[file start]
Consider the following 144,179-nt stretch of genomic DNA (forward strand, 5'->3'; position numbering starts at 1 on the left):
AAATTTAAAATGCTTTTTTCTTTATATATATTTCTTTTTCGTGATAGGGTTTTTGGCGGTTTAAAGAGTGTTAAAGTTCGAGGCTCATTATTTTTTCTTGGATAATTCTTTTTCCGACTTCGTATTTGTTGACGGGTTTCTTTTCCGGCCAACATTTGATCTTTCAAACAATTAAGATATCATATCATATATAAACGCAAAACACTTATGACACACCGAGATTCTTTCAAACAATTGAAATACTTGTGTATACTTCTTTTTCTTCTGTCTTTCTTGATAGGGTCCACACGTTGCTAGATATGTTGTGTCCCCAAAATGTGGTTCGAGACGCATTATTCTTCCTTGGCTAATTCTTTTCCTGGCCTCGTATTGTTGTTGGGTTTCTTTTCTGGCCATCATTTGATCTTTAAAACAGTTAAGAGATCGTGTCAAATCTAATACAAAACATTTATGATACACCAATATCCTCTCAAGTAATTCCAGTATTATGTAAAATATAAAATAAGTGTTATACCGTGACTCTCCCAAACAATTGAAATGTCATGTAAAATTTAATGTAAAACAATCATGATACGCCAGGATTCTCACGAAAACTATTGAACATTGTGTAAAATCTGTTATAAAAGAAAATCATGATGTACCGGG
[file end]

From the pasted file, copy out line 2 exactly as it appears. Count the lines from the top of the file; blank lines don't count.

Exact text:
AAATTTAAAATGCTTTTTTCTTTATATATATTTCTTTTTCGTGATAGGGTTTTTGGCGGTTTAAAGAGTGTTAAAGTTCGAGGCTCATTATTTTTTCTTGGATAATTCTTTTTCCGACTTCGTATTTGTTGACGGGTTTCTTTTCCGGCCAACATTTGATCTTTCAAACAATTAAGATATCATATCATATATAAACGCAAAACACTTATGACACACCGAGATTCTTTCAAACAATTGAAATACTTGTGTATACTTCTTTTTCTTCTGTCTTTCTTGATAGGGTCCACACGTTGCTAGATATGTTGTGTCCCCAAAATGTGGTTCGAGACGCATTATTCTTCCTTGGCTAATTCTTTTCCTGGCCTCGTATTGTTGTTGGGTTTCTTTTCTGGCCATCATTTGATCTTTAAAACAGTTAAGAGATCGTGTCAAATCTAATACAAAACATTTATGATACACCAATATCCTCTCAAGTAATTCCAGTATTATGTAAAATATAAAATAAGTGTTATACCGTGACTCTCCCAAACAATTGAAATGTCATGTAAAATTTAATGTAAAACAATCATGATACGCCAGGATTCTCACGAAAACTATTGAACATTGTGTAAAATCTGTTATAAAAGAAAATCATGATGTACCGGG